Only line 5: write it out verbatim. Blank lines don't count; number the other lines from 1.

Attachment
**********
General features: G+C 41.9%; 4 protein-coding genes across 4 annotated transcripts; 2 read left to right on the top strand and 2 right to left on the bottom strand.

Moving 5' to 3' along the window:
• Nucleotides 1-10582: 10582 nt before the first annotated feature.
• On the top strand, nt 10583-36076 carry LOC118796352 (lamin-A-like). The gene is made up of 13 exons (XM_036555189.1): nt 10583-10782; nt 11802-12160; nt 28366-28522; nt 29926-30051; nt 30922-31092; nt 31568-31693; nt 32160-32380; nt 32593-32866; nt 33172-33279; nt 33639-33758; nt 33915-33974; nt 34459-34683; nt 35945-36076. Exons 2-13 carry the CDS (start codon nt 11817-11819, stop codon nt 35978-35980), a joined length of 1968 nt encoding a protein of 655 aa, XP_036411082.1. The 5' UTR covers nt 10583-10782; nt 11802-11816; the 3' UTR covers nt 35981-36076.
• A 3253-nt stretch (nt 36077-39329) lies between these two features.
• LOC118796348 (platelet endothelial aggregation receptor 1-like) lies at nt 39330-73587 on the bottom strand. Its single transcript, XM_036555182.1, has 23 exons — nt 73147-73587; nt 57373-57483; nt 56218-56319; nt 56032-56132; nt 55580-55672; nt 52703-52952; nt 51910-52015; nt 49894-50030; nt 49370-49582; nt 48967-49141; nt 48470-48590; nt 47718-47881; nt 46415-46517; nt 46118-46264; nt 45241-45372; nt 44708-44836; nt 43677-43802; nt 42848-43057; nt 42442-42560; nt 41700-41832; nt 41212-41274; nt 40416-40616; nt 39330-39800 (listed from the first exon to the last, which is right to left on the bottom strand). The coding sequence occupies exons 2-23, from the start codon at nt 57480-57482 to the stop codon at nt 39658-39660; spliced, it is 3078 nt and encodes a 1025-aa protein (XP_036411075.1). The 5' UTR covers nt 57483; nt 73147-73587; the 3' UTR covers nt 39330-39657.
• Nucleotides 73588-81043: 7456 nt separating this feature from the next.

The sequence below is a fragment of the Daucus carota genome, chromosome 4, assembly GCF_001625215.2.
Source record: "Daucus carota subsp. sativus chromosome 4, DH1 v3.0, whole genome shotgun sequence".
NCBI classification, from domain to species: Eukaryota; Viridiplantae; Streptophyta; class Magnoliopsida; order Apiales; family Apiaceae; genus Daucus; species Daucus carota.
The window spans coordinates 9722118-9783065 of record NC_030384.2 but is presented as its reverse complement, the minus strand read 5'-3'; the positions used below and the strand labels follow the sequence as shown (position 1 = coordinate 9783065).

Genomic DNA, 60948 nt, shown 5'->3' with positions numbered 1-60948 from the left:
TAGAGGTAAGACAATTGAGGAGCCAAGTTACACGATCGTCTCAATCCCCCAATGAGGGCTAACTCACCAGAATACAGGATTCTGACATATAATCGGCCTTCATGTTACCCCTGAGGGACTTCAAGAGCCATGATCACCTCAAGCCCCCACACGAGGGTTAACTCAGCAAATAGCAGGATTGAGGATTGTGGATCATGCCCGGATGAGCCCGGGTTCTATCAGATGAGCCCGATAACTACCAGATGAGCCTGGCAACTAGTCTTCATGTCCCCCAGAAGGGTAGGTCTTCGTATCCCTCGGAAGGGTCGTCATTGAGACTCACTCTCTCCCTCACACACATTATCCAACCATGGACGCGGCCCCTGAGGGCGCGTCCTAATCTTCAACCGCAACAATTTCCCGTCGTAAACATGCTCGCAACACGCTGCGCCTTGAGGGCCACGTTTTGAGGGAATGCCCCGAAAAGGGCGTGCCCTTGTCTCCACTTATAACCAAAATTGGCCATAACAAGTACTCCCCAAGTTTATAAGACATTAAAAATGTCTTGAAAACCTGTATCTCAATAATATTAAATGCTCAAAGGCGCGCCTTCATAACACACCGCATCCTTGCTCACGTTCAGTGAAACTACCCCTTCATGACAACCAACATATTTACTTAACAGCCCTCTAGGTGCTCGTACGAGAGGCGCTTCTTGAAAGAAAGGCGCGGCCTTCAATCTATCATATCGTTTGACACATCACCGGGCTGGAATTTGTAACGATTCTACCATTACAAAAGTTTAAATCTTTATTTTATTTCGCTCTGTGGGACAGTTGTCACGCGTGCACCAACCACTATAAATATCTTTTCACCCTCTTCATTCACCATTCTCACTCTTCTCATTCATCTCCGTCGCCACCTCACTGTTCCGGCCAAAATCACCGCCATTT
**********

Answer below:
• A 3253-nt stretch (nt 36077-39329) lies between these two features.